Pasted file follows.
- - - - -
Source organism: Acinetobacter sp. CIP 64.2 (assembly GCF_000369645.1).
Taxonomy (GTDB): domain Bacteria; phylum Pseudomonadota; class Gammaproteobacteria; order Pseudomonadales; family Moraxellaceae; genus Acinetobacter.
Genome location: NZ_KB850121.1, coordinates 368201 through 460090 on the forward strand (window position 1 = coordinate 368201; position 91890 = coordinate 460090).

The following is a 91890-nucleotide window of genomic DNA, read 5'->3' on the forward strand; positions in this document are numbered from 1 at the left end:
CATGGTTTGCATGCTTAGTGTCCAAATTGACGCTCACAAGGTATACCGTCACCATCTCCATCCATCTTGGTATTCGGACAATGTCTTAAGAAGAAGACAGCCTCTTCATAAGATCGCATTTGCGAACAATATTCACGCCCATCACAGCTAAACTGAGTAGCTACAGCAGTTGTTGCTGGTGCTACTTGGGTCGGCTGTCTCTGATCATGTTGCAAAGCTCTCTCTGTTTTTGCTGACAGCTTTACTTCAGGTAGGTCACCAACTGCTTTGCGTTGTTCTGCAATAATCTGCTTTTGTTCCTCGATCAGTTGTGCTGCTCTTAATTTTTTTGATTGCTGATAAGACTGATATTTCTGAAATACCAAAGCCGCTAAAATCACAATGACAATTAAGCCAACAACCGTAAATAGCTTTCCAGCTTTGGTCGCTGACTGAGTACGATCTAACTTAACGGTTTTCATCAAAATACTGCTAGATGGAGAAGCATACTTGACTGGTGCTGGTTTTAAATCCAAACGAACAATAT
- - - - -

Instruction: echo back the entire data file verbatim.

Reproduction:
Source organism: Acinetobacter sp. CIP 64.2 (assembly GCF_000369645.1).
Taxonomy (GTDB): domain Bacteria; phylum Pseudomonadota; class Gammaproteobacteria; order Pseudomonadales; family Moraxellaceae; genus Acinetobacter.
Genome location: NZ_KB850121.1, coordinates 368201 through 460090 on the forward strand (window position 1 = coordinate 368201; position 91890 = coordinate 460090).

The following is a 91890-nucleotide window of genomic DNA, read 5'->3' on the forward strand; positions in this document are numbered from 1 at the left end:
CATGGTTTGCATGCTTAGTGTCCAAATTGACGCTCACAAGGTATACCGTCACCATCTCCATCCATCTTGGTATTCGGACAATGTCTTAAGAAGAAGACAGCCTCTTCATAAGATCGCATTTGCGAACAATATTCACGCCCATCACAGCTAAACTGAGTAGCTACAGCAGTTGTTGCTGGTGCTACTTGGGTCGGCTGTCTCTGATCATGTTGCAAAGCTCTCTCTGTTTTTGCTGACAGCTTTACTTCAGGTAGGTCACCAACTGCTTTGCGTTGTTCTGCAATAATCTGCTTTTGTTCCTCGATCAGTTGTGCTGCTCTTAATTTTTTTGATTGCTGATAAGACTGATATTTCTGAAATACCAAAGCCGCTAAAATCACAATGACAATTAAGCCAACAACCGTAAATAGCTTTCCAGCTTTGGTCGCTGACTGAGTACGATCTAACTTAACGGTTTTCATCAAAATACTGCTAGATGGAGAAGCATACTTGACTGGTGCTGGTTTTAAATCCAAACGAACAATAT